“Jonathan Evison is a ridiculously gifted storyteller: racing, breathless, and vibrant with his prose, hungry for personal truths, and clearly in love with the world around us all. That compassion and those writerly charms are deeply felt in This Is Your Life, Harriet Chance!, an irresistible, inventive novel full of important ideas about how we live our lives as parents, children, partners, and human beings.” –Jami Attenberg, author of The Middlesteins With Bernard, her husband of fifty-five years, now in the grave, seventy-eight-year-old Harriet Chance impulsively sets sail on an ill-conceived Alaskan cruise that her late husband had planned. But what she hoped would be a voyage leading to a new lease on life becomes a surprising and revelatory journey into Harriet’s past. There, amid the overwhelming buffets and the incessant lounge singers, between the imagined appearances of her late husband and the very real arrival of her estranged daughter midway through the cruise, Harriet is forced to take a long look back, confronting the truth about pivotal events that changed the course of her life. And in the process she discovers that she’s been living the better part of that life under entirely false assumptions. In This Is Your Life, Harriet Chance! Jonathan Evison has crafted a bighearted novel with an endearing heroine at the helm. Through Harriet, he paints a bittersweet portrait of a postmodern everywoman, her story told with great warmth, humanity, and humor. Part dysfunctional love story, part poignant exploration of the mother-daughter relationship, nothing is what it seems in this tale of acceptance, reexamination, and forgiveness.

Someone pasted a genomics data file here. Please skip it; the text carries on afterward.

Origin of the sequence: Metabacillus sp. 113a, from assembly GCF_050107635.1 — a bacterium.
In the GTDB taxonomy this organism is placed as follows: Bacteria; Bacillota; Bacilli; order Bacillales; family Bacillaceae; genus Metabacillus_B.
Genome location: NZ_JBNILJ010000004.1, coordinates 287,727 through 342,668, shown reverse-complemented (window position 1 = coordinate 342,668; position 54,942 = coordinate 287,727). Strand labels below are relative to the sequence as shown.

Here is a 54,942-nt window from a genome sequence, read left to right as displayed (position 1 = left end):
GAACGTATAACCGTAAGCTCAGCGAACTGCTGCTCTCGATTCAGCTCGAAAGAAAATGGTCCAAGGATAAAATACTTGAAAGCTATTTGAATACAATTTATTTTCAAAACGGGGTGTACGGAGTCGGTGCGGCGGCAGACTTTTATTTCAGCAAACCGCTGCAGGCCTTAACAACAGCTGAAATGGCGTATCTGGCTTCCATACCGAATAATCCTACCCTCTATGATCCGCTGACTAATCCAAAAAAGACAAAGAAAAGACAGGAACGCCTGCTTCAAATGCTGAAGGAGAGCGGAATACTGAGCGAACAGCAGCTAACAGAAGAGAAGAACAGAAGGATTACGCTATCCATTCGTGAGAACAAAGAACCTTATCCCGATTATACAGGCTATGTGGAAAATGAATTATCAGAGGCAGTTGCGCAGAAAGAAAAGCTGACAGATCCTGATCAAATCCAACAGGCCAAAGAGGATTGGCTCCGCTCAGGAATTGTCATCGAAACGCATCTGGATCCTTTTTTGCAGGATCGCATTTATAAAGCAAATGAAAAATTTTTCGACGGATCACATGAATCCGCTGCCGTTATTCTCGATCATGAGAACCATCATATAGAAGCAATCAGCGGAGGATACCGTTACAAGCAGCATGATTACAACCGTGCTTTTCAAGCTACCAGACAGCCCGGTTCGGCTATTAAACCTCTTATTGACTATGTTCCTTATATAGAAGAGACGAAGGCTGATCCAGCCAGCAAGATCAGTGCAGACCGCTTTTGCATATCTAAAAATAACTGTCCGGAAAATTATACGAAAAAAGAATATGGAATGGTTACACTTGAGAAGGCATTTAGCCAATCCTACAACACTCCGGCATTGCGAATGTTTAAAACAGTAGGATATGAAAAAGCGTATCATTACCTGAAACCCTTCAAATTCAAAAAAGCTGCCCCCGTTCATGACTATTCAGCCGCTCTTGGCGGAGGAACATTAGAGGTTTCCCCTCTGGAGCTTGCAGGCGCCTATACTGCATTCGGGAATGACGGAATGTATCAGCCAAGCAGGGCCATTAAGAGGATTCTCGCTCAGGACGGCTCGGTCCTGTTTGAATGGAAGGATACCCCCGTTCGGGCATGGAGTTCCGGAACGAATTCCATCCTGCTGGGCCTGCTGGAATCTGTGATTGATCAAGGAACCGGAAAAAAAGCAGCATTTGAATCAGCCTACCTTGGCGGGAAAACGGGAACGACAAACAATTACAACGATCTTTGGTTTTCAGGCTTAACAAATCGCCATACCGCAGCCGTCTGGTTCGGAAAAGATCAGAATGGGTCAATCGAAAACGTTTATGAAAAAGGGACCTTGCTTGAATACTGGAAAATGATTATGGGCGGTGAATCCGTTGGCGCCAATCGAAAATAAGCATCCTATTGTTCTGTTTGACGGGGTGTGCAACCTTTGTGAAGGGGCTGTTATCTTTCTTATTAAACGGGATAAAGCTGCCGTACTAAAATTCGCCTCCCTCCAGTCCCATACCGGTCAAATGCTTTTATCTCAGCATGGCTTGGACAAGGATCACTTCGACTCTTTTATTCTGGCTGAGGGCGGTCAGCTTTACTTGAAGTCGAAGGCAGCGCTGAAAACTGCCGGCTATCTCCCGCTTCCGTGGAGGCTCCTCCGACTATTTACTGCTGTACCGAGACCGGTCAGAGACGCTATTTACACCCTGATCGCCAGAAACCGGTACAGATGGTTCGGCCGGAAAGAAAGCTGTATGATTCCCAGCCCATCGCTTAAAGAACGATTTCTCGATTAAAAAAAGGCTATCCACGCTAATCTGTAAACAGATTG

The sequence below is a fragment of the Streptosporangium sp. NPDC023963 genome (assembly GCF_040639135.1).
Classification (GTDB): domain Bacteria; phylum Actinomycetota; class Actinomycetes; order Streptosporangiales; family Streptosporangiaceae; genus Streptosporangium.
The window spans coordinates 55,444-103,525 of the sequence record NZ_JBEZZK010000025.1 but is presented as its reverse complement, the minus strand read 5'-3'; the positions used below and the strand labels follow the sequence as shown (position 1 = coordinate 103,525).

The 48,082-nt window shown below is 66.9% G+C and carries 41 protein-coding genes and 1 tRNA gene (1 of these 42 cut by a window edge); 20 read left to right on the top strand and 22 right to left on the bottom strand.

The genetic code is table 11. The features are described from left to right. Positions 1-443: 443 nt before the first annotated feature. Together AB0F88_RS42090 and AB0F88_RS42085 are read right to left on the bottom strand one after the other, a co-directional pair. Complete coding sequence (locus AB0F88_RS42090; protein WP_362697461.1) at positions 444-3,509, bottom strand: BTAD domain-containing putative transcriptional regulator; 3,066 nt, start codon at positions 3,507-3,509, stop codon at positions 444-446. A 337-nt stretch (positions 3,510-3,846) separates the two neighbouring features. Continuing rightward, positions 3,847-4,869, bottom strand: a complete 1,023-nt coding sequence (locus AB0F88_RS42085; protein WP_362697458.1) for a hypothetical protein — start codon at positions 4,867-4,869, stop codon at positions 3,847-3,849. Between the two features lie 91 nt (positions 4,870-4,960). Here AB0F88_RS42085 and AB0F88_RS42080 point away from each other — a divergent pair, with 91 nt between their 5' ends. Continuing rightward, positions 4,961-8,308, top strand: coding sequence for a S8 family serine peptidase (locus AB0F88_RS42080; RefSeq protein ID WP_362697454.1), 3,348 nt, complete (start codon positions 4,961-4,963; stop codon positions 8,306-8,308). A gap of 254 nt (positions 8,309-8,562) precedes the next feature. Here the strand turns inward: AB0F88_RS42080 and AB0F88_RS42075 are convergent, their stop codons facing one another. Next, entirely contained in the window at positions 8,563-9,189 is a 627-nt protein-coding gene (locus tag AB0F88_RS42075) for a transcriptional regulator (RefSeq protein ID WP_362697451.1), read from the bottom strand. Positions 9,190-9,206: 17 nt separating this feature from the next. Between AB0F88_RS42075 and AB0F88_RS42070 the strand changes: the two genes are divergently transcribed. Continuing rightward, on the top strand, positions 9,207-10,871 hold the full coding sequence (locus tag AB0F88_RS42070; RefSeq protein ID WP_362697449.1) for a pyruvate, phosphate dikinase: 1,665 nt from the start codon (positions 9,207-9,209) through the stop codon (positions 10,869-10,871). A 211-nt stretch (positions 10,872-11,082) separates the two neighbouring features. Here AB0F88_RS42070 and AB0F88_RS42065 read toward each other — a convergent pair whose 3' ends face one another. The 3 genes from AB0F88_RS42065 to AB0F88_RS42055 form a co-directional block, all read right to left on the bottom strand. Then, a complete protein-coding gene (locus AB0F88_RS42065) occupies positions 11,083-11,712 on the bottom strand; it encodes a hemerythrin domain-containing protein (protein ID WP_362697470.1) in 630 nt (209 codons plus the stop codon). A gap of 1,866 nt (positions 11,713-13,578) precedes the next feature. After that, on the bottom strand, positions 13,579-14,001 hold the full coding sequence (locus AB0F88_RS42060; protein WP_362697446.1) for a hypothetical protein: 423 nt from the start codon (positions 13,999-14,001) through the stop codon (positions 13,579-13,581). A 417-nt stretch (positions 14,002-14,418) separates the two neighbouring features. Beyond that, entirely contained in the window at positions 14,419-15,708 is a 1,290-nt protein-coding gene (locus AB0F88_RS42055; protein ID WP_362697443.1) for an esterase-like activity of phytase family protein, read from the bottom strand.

The Art of Crash Landing by Melissa DeCarlo
Broke and knocked up, Mattie Wallace has got all her worldly possessions crammed into six giant trash bags and nowhere to go. Try as she might, she really is turning into her late mother, a broken alcoholic who never met a bad choice she didn’t make. When Mattie gets news of a possible inheritance left by a grandmother she’s never met, she jumps at this one last chance to turn things around. Leaving the Florida Panhandle, she drives eight hundred miles to her mother’s birthplace–the tiny town of Gandy, Oklahoma. There, she soon learns that her mother remains a local mystery–a happy, talented teenager who inexplicably skipped town thirty-five years ago with nothing but the clothes on her back. But the girl they describe bears little resemblance to the damaged woman Mattie knew, and before long it becomes clear that something terrible happened to her mother. The deeper Mattie digs for answers, the more precarious her situation becomes. Giving up, however, isn’t an option. Uncovering what started her mother’s downward spiral might be the only way to stop her own.